This is a shared quote that I read, “A garden return 50 times the investment you put into it. Not just food, but joy, peace and a real connection with creation, A spiritual retreat from a noisy world and a hurried people. Grow a Garden!”
This year has presented a challenge for local gardeners. June was unseasonably hot and dry, which stunted or killed out a lot of crops in the area. Then July brought an unusual amount of rain, which brought with it diseases and made it difficult to work in the garden. Despite the season’s challenges, it also gave some unexpected rewards. Beans came in later than usual, but they still arrived and lasted much longer than they typically do. Tomatoes took longer to ripen, but once they did they kept producing well into August. This year also didn’t have the late Spring freeze that we’ve had in years’ past, so gardeners who chanced it and planted their summer gardens a bit early actually came out on the winning side. The key this year to a successful garden was keeping a consistent watering schedule, early pest/disease management, and having a good attitude. Mistakes happen each year and weather is unpredictable, but we always have more seasons to look forward to. One gardener shared that he became a Bee Keeper and his garden production doubled in comparison to last year’s garden!
One of the most exciting success stories that we have is the garden on site at the Scott Christian Care Center. The men from the work release program tilled, planted, weeded, hoed, watered and picked. They entered the produce in the local fair and won 5, 1st Place Blue ribbons, 2, 2nd Place Red Ribbons and 1, 3rd Place White Ribbon!! We are so excited to have this garden on site. The produce was used in the kitchen to cook meals for the men working at the center and a number of volunteers. Some of the volunteers work thru the Recovery Court program as well as some of the inmates from the county jail. The kitchen served 528 people with hot meals from January 2022 to October 2022. The produce was also shared with families who use the Food Pantry services. One of our Grow Appalachia participants, faithfully brought dozens of eggs to share with families in need. We will also use the on-site garden to teach hands on classes for participants and families who use the pantry services. This garden has been a real success. When we went to visit the Senior Citizen’s Community garden we had a real chuckle. Something that I had never seen before, they used “walkers” for tomato cages. That was a success for them in more ways than one. They walkers worked great for the tomatoes and it brought a lot of attention to their program. People would stop and take pictures and get a chance to talk with their director about the programs offered at the Senior Citizen’s facility.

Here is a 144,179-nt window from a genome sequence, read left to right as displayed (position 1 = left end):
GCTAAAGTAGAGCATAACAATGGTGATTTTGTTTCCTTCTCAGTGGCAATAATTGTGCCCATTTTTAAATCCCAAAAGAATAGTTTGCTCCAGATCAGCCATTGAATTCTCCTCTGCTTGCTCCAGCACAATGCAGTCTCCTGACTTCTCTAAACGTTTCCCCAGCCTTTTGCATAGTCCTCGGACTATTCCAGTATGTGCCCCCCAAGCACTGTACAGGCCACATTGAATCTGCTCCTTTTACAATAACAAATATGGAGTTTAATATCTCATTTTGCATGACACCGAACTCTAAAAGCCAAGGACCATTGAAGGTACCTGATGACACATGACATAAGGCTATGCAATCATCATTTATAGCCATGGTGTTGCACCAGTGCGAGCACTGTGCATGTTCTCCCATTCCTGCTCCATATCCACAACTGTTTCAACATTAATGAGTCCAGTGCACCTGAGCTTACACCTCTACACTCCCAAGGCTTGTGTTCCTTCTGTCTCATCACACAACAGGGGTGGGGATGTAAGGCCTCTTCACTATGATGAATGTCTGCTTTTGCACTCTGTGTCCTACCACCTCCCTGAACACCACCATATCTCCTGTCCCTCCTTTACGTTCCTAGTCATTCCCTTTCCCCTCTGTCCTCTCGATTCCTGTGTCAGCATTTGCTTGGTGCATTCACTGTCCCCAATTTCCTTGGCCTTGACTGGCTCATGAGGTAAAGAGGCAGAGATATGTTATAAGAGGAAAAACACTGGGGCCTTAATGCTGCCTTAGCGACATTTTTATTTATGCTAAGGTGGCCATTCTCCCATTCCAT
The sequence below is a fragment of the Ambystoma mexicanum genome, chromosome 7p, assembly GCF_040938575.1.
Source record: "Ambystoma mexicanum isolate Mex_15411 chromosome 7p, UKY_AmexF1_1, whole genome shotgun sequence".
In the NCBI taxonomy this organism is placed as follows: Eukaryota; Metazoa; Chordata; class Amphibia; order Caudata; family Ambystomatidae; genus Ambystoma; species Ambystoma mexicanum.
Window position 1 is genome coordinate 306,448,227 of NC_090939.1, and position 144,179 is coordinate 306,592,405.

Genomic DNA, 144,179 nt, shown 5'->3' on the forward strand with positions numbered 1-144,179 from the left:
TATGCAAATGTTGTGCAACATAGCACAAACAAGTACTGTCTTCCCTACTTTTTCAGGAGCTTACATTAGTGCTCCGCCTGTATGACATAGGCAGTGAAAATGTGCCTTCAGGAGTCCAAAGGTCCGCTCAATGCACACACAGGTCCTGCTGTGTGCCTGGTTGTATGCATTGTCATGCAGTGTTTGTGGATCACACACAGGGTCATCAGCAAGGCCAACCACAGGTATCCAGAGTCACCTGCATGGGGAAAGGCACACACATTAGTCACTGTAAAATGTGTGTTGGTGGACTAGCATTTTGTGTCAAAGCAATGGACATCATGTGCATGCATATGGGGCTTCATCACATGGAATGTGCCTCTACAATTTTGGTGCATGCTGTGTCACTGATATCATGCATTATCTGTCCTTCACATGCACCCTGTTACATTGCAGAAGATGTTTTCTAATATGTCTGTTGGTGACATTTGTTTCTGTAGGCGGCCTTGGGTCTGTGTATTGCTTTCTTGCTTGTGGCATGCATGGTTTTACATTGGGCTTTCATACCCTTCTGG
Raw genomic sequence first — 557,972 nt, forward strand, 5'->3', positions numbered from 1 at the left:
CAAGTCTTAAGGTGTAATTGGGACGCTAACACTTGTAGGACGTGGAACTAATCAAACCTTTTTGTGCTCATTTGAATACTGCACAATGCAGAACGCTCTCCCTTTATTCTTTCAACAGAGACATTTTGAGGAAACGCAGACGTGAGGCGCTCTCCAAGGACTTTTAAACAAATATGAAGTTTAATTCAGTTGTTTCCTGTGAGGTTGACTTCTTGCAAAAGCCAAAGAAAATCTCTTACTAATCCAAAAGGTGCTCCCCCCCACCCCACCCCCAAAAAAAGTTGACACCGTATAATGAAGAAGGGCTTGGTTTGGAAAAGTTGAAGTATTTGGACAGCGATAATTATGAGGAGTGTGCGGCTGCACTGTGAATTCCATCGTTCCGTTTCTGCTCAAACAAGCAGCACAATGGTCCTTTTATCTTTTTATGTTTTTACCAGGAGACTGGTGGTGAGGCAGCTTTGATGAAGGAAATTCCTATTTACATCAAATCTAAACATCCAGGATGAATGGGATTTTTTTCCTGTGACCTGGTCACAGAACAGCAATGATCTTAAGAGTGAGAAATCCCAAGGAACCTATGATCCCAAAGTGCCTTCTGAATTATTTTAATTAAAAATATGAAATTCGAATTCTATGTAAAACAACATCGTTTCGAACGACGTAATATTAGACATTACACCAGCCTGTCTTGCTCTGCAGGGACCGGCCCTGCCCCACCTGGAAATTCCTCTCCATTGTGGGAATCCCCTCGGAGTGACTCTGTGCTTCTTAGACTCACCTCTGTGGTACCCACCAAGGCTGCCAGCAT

Another success, we had one of the Knoxville reporters come and do a short story and video that aired on the news. He visited one of the participants gardens and a community garden at the Justice Center. Both University of TN extension and the University of KY extension were available to participate in this. You can find the video on the YouTube channel/Grow Appalachia by Charles Denny.
I am very proud of our gardeners this year:
Canning and Dehydrating:
“We had a successful garden. We had a bounty of tomatoes, potatoes(16) bushels, corn, beans (10) bushel, okra, peppers, sweet potatoes (5) bushel, cabbage, broccoli, onions, and a bushel of peanuts. We canned over 450 quarts of food. We were blessed to be active members of Grow Appalachia. This program allowed us to supplement our food supply. We are so thankful to be a part of this program.”
“Everything that we planted grew and produced plenty. We learned a lot in the Grow Appalachia classes/workshops. Failure: Blossom rot on tomatoes, but thankfully we were able to overcome and still have plenty of tomatoes.
One gardeners Rosemary. She said, “Lots of spaghetti sauces for the winter!”
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